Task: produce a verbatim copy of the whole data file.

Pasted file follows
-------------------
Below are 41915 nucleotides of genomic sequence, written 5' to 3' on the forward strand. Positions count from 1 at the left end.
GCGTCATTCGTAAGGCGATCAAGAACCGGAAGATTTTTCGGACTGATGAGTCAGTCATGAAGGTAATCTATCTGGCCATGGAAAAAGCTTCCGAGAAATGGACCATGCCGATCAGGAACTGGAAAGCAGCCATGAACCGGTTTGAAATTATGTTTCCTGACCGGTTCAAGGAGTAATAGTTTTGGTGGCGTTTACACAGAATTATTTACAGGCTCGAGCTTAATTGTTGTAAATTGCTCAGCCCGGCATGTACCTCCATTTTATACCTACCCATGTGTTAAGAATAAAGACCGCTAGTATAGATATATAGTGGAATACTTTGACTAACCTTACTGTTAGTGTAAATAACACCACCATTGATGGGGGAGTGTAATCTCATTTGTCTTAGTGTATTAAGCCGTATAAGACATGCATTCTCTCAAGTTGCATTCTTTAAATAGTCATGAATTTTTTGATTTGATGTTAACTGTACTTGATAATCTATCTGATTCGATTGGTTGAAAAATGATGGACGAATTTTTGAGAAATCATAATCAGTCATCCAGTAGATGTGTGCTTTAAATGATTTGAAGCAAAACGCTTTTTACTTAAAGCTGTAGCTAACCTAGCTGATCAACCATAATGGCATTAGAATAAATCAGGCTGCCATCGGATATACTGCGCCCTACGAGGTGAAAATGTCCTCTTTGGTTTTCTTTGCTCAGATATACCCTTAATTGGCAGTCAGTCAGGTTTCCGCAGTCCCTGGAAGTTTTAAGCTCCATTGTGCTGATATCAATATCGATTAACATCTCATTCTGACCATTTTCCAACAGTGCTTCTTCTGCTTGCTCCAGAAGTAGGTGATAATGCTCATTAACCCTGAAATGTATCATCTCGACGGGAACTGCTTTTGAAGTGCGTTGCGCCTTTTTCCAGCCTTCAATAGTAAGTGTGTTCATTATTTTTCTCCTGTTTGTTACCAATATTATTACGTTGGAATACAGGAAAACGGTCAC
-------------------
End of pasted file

Below are 41915 nucleotides of genomic sequence, written 5' to 3' on the forward strand. Positions count from 1 at the left end.
GCGTCATTCGTAAGGCGATCAAGAACCGGAAGATTTTTCGGACTGATGAGTCAGTCATGAAGGTAATCTATCTGGCCATGGAAAAAGCTTCCGAGAAATGGACCATGCCGATCAGGAACTGGAAAGCAGCCATGAACCGGTTTGAAATTATGTTTCCTGACCGGTTCAAGGAGTAATAGTTTTGGTGGCGTTTACACAGAATTATTTACAGGCTCGAGCTTAATTGTTGTAAATTGCTCAGCCCGGCATGTACCTCCATTTTATACCTACCCATGTGTTAAGAATAAAGACCGCTAGTATAGATATATAGTGGAATACTTTGACTAACCTTACTGTTAGTGTAAATAACACCACCATTGATGGGGGAGTGTAATCTCATTTGTCTTAGTGTATTAAGCCGTATAAGACATGCATTCTCTCAAGTTGCATTCTTTAAATAGTCATGAATTTTTTGATTTGATGTTAACTGTACTTGATAATCTATCTGATTCGATTGGTTGAAAAATGATGGACGAATTTTTGAGAAATCATAATCAGTCATCCAGTAGATGTGTGCTTTAAATGATTTGAAGCAAAACGCTTTTTACTTAAAGCTGTAGCTAACCTAGCTGATCAACCATAATGGCATTAGAATAAATCAGGCTGCCATCGGATATACTGCGCCCTACGAGGTGAAAATGTCCTCTTTGGTTTTCTTTGCTCAGATATACCCTTAATTGGCAGTCAGTCAGGTTTCCGCAGTCCCTGGAAGTTTTAAGCTCCATTGTGCTGATATCAATATCGATTAACATCTCATTCTGACCATTTTCCAACAGTGCTTCTTCTGCTTGCTCCAGAAGTAGGTGATAATGCTCATTAACCCTGAAATGTATCATCTCGACGGGAACTGCTTTTGAAGTGCGTTGCGCCTTTTTCCAGCCTTCAATAGTAAGTGTGTTCATTATTTTTCTCCTGTTTGTTACCAATATTATTACGTTGGAATACAGGAAAACGGTCAC